T h e B r y c e I s Ri g h t

SFX: The Sci-Fi and Fantasy Magazine - - Jurassic world -

How does your char­ac­ter, Claire Dear­ing, fit into Juras­sic World?

She ba­si­cally runs the park. Where we start with this film, it’s John Ham­mond’s dream come to life. It’s a fully func­tional op­er­a­tional park that is work­ing. Her re­spon­si­bil­ity is to make sure that ba­si­cally the first film doesn’t hap­pen and to keep up with the times and to have it be prof­itable and all of that. She’s sort of Holly Hunter- es­que from Broad­cast News. She’s Type A and not en­tirely self aware, but has mo­ments of clar­ity, for sure, and is kind of funny, though it’s at her ex­pense. She has a lot of grav­i­tas and power and drive and her hu­man­ity emerges in un­ex­pected mo­ments. She’s a re­ally multidimensional, lay­ered, com­plex lady that gets to be part of this spec­ta­cle. What’s Claire’s re­la­tion­ship with Owen like?

The way Chris and I talked about it was Ro­manc­ing The Stone. It’s a lit­tle like that. We also ref­er­ence It Hap­pened One Night and those ’ 40s clas­sic ban­tery char­ac­ter dy­nam­ics where it’s two peo­ple from two dif­fer­ent per­spec­tives and two dif­fer­ent walks of life who need to team up to­gether. It starts off with ten­sion, then turns into ro­man­tic ten­sion, and then they ul­ti­mately be­come a team. It was so fun to play. It just felt so clas­sic. There were lots of op­por­tu­ni­ties for hu­mour. My gosh, it was Chris Pratt! It was a blast. Did you have to do any homework on dinosaurs?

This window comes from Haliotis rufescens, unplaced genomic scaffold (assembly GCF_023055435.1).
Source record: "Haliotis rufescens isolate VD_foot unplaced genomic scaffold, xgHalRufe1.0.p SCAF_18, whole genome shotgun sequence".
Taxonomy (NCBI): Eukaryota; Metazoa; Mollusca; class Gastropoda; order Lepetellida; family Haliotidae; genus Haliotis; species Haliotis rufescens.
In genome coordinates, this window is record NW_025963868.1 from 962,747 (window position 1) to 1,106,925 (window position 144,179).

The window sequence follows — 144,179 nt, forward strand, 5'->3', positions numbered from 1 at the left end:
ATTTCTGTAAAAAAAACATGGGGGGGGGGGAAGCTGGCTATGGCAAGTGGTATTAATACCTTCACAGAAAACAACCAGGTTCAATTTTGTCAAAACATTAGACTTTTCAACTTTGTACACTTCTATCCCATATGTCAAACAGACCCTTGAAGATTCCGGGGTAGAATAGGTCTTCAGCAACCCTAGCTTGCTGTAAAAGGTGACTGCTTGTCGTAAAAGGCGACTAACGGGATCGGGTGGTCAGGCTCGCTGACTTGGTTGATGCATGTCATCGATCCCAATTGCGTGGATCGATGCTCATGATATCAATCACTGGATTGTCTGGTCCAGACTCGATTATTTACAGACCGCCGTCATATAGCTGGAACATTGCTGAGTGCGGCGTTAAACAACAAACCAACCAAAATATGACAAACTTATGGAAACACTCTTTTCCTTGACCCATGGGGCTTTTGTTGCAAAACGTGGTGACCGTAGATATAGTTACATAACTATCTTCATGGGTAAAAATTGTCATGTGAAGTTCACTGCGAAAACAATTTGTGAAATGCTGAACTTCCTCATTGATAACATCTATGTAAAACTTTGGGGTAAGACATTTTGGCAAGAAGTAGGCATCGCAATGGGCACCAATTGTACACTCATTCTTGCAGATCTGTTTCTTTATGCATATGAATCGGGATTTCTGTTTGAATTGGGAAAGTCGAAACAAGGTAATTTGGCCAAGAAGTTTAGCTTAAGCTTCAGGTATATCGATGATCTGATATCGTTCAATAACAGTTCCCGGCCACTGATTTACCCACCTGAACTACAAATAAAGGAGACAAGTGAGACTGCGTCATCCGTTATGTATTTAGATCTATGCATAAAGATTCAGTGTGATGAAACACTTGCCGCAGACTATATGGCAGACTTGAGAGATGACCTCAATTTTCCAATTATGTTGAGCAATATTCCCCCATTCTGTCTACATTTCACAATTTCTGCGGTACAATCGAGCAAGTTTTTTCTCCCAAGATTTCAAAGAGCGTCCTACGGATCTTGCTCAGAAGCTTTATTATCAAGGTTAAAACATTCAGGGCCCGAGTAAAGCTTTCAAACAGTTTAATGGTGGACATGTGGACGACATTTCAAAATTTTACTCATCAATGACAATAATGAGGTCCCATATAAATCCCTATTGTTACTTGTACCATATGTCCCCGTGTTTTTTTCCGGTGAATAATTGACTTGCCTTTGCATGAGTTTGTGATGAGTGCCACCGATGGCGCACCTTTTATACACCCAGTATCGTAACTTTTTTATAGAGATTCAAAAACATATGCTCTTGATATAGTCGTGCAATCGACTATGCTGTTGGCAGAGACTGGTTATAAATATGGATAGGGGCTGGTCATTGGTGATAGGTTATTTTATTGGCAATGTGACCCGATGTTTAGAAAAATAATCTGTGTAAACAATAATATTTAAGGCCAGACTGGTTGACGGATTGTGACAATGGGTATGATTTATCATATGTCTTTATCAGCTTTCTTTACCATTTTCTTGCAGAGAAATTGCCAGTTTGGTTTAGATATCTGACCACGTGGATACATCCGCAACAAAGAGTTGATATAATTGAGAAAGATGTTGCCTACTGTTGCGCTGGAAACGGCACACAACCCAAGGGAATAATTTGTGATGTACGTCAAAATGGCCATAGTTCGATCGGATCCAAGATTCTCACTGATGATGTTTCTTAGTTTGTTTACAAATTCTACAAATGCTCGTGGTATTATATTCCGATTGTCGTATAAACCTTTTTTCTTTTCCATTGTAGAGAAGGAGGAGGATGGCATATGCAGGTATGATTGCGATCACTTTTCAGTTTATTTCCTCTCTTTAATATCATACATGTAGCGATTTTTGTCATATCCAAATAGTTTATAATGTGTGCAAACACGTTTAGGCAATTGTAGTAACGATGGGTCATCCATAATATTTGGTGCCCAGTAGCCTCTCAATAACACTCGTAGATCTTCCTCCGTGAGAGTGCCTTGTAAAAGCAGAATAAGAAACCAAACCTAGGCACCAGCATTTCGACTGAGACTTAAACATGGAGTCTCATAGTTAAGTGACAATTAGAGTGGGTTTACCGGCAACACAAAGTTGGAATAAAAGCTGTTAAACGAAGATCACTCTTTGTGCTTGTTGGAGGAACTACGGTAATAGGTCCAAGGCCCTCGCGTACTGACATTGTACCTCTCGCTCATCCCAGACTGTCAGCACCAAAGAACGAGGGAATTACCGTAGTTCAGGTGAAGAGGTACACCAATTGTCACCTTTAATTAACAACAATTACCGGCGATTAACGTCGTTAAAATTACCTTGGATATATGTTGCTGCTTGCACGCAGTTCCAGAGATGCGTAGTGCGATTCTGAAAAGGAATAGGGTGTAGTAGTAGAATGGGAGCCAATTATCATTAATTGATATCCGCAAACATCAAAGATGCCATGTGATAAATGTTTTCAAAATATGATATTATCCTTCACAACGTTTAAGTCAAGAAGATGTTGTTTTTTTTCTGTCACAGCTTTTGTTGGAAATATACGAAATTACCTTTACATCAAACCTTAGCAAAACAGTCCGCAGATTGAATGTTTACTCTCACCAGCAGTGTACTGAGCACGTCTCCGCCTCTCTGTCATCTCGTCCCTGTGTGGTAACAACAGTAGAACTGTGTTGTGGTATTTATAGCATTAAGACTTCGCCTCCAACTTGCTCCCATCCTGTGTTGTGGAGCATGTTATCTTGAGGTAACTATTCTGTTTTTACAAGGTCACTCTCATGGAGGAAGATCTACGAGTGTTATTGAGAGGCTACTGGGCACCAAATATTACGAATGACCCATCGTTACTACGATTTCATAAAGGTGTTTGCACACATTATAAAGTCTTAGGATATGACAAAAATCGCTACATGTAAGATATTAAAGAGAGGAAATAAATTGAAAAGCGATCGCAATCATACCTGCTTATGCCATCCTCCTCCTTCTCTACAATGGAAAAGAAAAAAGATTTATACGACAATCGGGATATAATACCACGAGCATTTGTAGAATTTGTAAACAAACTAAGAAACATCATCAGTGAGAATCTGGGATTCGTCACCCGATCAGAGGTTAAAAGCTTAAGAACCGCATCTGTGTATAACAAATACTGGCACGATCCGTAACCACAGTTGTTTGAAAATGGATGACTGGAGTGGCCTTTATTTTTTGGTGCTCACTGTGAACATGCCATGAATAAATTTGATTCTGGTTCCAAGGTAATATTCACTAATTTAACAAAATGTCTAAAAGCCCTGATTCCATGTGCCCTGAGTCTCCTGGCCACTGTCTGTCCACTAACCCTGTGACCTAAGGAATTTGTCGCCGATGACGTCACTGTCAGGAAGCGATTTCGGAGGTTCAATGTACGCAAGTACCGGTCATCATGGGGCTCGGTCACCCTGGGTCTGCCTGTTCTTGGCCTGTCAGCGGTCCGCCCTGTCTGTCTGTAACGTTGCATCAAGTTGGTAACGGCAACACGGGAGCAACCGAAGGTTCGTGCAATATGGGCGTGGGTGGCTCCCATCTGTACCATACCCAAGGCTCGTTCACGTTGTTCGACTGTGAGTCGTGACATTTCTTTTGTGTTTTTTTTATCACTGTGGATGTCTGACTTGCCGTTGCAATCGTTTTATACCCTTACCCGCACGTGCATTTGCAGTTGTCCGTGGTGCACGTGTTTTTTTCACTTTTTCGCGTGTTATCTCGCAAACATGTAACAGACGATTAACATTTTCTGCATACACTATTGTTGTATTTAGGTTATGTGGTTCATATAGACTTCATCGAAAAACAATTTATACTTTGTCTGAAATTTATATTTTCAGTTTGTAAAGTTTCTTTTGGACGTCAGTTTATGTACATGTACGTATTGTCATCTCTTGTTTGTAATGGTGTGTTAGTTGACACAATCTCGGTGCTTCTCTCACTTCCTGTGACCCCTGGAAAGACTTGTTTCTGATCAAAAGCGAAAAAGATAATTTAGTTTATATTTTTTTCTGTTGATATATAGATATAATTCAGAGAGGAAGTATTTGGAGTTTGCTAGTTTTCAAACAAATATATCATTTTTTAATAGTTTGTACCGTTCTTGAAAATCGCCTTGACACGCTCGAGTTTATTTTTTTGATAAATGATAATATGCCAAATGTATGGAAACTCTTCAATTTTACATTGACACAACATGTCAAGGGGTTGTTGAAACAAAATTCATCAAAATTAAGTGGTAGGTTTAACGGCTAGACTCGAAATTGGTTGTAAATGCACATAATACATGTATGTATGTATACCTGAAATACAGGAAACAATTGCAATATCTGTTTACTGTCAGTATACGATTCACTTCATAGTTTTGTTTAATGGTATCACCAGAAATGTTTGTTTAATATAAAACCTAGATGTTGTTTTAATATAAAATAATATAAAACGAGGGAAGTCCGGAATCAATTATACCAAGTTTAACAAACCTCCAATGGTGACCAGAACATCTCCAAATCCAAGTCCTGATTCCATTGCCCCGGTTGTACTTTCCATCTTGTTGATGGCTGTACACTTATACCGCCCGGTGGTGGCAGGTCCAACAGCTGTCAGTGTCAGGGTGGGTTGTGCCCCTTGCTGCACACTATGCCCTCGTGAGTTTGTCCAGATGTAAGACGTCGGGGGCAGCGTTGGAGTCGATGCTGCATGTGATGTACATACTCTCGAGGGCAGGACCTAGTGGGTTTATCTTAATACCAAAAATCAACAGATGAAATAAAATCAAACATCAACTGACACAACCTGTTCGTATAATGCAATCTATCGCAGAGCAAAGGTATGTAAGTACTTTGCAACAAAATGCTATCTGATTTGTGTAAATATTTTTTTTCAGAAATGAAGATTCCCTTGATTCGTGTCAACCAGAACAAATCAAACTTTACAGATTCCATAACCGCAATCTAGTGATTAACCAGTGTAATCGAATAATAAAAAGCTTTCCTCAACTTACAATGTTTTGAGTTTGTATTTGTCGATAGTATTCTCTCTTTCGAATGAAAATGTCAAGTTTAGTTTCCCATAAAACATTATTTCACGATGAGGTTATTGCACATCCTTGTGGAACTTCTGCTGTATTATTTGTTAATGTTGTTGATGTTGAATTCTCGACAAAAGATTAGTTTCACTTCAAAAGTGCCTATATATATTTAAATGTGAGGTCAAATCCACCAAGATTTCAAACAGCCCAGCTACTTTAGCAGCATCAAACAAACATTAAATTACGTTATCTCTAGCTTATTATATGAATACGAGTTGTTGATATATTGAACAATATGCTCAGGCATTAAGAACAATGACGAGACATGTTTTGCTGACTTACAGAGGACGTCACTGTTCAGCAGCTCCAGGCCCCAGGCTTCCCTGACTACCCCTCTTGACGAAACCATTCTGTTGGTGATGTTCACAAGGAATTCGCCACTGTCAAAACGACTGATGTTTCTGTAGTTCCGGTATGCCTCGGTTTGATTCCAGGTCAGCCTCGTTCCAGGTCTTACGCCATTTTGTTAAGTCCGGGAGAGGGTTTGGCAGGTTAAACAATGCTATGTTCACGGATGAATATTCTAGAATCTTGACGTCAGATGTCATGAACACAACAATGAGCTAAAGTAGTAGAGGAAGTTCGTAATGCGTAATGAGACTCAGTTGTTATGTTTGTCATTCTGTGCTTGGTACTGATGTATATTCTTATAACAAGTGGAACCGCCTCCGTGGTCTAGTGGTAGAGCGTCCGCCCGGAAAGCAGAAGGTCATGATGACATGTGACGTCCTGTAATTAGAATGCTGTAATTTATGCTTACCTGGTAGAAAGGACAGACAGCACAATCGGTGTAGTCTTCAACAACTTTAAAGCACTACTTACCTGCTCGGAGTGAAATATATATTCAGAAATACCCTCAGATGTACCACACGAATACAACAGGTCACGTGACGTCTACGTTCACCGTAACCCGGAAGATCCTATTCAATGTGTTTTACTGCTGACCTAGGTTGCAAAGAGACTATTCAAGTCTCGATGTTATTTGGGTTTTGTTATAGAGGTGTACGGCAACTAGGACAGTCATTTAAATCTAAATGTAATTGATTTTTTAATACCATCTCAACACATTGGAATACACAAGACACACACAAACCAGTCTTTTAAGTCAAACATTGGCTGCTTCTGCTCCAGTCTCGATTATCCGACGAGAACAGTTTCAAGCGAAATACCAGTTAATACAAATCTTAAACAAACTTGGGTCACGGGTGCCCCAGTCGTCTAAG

Lis­ten, I have an eight- year- old son, so dinosaurs are part of our day- to- day life! The funny part is, al­ways in read­ing books to him and what­not, I’m just ter­ri­ble in the pro­nun­ci­a­tion of th­ese di­nosaur names. He, from a very young age, was al­ways cor­rect­ing me. So fi­nally I felt in a way I’ve been pre­par­ing for this the last six years of my life read­ing di­nosaur books to my son. He must have been so im­pressed you were go­ing to work with dinosaurs.

Oh my gosh, it was very ex­cit­ing for both my chil­dren, but it has cer­tainly been the source of some night­mares for my daugh­ter, where she’s like, “I don’t want any dinosaurs to come into my room tonight!” At the be­gin­ning, you got a kick out of say­ing, “I’m work­ing with dinosaurs.” And then I think my daugh­ter took that too se­ri­ously, and now I’m try­ing to undo that trauma [ laughs].

You can do it! Fly, lit­tle bird, fly!

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